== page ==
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3 teacher perception of them than by their own self-perceptions (G arrett-Holiday, 1985). Researchers have also indicated that teach ers' perceptions and lack of cultural responsiveness can result in psychological discomfort and low achievement (Obiakor, 1999) and in social and academic failure among their students (Banks & Banks, 1993; Pollack, 1998). Cultural res ponsiveness involves understand ing and helping students learn situation specific engagement in behavi ors including loud talk ing, use of slang, and expressive movements that are sometimes us ed by these youth on a daily basis in their communities for survival socially in many neighborhoods. Cultural responsiveness also includes utilizing behaviors that impede life su ccess such as avoidance of eye contact as opportunities for conversations to understand su ch behaviors and to encourage alternative behaviors that promote life success. Numerous theories attempt to explain th e attitudes and achie vements of African American students. According to Fordham (1988) and Ogbu (1987), the low achievement and lack of social competence documented among a disproportionate number of minority youth have been attributed to genetic and/or cultural deficits. Re search on effective teaching of African American students indicate that African American studentsÂ’ potential will not be realized in classrooms where t eachers view African American children from a deficit model perspective, (Ki ng, 1994; Tucker, Zayco, et al., 2002). This perspective, views the performance of majority children as the standard of comparison by which the performance of children from other ethni c groups are judged. A deficit model of instruction and research attempts to make ch ildren fit into existing majority culture based systems of teaching and learning, rather than expand these systems to accommodate the strengths of the cultural characteristics that culturally diverse students bring into the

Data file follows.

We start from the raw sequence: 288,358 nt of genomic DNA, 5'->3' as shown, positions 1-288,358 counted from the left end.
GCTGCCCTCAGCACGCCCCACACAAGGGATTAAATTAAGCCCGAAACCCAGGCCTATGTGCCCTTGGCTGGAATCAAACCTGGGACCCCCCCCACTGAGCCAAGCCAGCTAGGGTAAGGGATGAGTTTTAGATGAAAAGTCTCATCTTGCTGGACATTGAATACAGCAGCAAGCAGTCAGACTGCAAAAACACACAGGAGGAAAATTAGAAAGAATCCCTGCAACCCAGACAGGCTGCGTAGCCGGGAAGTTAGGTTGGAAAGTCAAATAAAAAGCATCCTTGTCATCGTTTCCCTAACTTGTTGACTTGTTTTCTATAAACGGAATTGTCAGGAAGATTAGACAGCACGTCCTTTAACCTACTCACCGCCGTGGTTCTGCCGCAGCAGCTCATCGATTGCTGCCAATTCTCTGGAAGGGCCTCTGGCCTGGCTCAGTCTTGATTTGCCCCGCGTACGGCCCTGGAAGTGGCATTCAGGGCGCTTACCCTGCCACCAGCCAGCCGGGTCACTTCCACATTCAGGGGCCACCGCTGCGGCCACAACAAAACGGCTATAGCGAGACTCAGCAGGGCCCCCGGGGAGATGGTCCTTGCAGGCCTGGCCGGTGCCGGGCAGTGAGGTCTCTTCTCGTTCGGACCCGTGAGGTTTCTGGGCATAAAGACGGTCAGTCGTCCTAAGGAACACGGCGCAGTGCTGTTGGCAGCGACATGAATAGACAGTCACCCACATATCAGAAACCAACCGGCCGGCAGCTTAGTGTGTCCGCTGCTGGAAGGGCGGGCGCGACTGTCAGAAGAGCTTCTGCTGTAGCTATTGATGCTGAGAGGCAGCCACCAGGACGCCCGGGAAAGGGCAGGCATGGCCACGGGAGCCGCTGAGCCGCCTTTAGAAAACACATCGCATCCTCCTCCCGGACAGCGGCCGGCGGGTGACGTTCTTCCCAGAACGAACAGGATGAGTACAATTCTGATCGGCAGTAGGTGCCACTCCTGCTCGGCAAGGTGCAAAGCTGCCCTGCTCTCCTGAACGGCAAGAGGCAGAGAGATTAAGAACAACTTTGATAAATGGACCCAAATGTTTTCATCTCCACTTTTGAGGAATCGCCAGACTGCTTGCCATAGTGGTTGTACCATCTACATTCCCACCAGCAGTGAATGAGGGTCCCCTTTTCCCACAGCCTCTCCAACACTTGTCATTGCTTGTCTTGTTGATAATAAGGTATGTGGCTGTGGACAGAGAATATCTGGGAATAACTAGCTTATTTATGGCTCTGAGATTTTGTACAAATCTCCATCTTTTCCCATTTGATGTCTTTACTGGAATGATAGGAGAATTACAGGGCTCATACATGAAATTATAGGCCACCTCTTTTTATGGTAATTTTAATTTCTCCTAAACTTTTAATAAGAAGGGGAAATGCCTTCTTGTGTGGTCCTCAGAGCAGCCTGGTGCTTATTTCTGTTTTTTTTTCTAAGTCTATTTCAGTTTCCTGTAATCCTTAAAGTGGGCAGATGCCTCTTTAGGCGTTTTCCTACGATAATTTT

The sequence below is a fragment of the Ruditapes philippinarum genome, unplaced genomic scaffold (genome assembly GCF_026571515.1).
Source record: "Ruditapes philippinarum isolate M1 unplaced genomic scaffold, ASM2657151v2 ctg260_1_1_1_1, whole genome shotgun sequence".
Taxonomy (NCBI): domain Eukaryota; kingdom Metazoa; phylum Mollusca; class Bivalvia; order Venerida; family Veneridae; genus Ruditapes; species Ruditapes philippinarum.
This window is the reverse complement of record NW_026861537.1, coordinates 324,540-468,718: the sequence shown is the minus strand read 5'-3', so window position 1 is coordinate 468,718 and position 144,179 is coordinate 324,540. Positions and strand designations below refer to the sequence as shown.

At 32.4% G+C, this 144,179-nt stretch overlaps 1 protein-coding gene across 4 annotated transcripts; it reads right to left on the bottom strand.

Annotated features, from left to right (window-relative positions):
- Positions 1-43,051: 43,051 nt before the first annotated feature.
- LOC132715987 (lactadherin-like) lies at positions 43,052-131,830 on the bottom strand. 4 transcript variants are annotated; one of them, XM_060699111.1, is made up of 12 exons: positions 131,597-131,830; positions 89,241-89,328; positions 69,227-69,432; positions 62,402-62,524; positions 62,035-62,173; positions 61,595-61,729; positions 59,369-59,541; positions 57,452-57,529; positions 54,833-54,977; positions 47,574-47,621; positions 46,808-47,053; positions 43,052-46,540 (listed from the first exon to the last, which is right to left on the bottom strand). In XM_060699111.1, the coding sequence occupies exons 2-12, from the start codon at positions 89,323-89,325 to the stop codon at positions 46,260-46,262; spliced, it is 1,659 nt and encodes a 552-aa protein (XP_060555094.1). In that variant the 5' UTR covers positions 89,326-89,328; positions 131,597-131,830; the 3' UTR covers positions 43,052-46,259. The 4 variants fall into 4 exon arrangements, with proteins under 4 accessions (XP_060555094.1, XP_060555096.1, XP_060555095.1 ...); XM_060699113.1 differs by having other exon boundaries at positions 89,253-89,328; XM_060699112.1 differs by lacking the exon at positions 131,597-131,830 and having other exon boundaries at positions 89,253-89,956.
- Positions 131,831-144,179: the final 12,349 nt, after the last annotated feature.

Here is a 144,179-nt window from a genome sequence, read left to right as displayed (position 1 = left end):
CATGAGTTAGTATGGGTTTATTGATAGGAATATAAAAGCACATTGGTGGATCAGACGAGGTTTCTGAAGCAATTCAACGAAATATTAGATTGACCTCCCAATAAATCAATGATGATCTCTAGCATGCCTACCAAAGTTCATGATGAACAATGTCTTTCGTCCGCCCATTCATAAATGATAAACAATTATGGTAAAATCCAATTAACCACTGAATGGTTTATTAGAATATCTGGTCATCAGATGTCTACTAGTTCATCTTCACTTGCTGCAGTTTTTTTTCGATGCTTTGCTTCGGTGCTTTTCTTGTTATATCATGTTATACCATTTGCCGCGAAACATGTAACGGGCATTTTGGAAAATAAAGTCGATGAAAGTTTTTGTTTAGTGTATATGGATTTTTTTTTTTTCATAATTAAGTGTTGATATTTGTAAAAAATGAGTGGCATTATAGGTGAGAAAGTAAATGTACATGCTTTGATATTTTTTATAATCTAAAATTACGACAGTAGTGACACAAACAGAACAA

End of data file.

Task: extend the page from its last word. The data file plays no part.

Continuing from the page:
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4 classroom. Such models can lead to disenga gement of African American students from the teaching and learning process, often re sulting in academic failure and behavior problems. Academic failure and disproportionate re presentation of minority populations in special education are ongoing challenges for teachers. Disproportio nate representation here refers to the representation of a sp ecific race/ethnic (e.g., African American) population in special education that exceed s the naturally occu rring rate of that race/ethnicity in the general population. A ccording to the recent National Research Council report (2002), disproportionate represen tation occurs in some fashion with every minority race in the United States. With regard to student gender, it is clear that male students are more likely to be referred to sp ecial education classes than female students (e.g., Drabman, Tamowski, & Kelly, 1987; Harvey, 1991). Behavioral problems as well as poor academic performance often lead to placement of minority students in special education classes (Abidin & Robinson, 2002). Behavioral problems, by definition, are any activities, overt or covert, that inte rfere with teaching and learning. Activities such as inadequate preparation for class, talking while doing academic work in class, fighting, or tardines s often disrupt the process of teaching and learning in the classroom; consequently the st udents who engage in these activities and those surrounding these student s learn and/or teach less. Research has shown that behavior problems are significantly associ ated with academic failure among African American children (Tucker, Vogel, et al., 2002). It is noteworthy that culture and ethnicity may affect what behaviors are considered behavior problems, the meaning of adaptive be haviors, and what are considered effective